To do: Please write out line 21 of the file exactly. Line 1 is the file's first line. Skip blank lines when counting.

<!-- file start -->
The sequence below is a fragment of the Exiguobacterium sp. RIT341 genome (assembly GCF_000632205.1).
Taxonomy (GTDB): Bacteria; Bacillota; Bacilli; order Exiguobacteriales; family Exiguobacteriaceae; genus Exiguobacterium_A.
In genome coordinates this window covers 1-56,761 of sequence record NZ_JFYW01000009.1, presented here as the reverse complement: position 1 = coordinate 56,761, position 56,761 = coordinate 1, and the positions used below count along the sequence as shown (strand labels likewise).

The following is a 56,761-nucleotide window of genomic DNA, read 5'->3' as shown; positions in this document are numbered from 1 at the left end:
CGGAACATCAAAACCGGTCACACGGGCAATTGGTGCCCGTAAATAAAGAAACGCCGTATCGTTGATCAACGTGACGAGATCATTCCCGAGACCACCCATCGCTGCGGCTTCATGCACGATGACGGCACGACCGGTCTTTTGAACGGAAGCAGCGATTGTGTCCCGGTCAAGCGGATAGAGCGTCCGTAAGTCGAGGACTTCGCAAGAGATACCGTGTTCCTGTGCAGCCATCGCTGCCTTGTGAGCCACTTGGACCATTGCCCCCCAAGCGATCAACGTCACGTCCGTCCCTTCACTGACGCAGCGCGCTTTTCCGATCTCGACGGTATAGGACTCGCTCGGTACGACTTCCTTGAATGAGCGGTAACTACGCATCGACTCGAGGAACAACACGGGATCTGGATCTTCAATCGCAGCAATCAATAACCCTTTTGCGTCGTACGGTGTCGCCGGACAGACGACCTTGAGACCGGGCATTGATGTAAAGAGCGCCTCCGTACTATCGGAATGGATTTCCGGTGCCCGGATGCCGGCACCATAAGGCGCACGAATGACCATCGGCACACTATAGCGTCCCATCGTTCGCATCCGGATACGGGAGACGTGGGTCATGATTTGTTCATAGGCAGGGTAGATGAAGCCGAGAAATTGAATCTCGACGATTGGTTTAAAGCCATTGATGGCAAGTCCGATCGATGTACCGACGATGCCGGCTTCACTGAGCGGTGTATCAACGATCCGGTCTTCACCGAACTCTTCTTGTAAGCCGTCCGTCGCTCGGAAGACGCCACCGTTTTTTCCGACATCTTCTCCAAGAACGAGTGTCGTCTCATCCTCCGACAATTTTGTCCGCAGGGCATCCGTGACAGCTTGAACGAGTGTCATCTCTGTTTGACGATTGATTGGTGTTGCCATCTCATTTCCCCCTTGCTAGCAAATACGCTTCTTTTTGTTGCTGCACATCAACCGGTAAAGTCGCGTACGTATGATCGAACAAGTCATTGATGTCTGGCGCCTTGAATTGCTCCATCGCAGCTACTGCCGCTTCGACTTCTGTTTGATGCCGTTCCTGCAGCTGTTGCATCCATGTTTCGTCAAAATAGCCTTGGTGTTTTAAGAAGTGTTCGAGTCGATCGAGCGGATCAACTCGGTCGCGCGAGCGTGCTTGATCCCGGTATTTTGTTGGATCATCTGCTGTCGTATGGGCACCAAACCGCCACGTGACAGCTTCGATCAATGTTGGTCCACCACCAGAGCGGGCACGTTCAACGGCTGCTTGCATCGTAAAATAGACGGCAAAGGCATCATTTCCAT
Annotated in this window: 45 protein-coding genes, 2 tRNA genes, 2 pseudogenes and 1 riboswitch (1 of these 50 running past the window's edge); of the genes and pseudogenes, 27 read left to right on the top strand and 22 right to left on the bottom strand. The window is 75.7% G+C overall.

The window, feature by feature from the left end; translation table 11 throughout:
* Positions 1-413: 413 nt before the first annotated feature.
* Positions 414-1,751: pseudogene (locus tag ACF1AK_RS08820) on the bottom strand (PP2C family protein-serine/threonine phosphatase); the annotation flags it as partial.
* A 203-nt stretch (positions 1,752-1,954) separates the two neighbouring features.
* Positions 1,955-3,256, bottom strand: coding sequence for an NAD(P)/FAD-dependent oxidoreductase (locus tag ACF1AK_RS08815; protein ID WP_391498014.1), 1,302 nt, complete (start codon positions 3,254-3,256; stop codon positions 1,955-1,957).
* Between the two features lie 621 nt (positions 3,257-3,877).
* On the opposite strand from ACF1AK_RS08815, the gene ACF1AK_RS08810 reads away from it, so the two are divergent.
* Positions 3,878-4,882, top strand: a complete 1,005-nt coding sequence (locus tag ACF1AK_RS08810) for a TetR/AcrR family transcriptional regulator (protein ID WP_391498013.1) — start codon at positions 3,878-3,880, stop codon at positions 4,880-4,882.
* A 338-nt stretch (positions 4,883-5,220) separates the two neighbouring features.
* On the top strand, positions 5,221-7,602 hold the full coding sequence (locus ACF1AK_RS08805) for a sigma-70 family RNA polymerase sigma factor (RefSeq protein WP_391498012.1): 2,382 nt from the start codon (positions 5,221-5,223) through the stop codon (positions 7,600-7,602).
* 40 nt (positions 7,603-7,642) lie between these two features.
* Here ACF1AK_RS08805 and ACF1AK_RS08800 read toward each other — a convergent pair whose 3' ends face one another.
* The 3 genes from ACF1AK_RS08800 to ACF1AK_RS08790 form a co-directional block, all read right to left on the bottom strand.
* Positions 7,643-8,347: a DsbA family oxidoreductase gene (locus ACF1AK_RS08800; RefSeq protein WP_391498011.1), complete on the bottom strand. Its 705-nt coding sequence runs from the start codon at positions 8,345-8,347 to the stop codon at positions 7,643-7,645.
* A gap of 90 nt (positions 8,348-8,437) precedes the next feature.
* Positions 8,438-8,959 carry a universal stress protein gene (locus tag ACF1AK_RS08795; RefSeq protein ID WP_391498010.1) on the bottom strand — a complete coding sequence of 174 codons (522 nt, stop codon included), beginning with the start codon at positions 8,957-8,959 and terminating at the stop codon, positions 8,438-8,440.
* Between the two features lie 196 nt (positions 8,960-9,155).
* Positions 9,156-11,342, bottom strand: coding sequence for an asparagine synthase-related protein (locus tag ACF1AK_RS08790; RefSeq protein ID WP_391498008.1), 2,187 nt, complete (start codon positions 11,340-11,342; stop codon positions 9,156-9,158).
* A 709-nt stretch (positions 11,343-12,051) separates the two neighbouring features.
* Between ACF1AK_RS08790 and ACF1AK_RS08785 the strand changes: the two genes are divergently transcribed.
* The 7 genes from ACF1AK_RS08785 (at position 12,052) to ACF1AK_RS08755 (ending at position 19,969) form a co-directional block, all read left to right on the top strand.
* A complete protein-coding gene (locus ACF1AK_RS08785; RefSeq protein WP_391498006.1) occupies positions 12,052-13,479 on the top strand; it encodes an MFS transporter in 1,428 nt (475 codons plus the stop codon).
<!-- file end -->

* A gap of 90 nt (positions 8,348-8,437) precedes the next feature.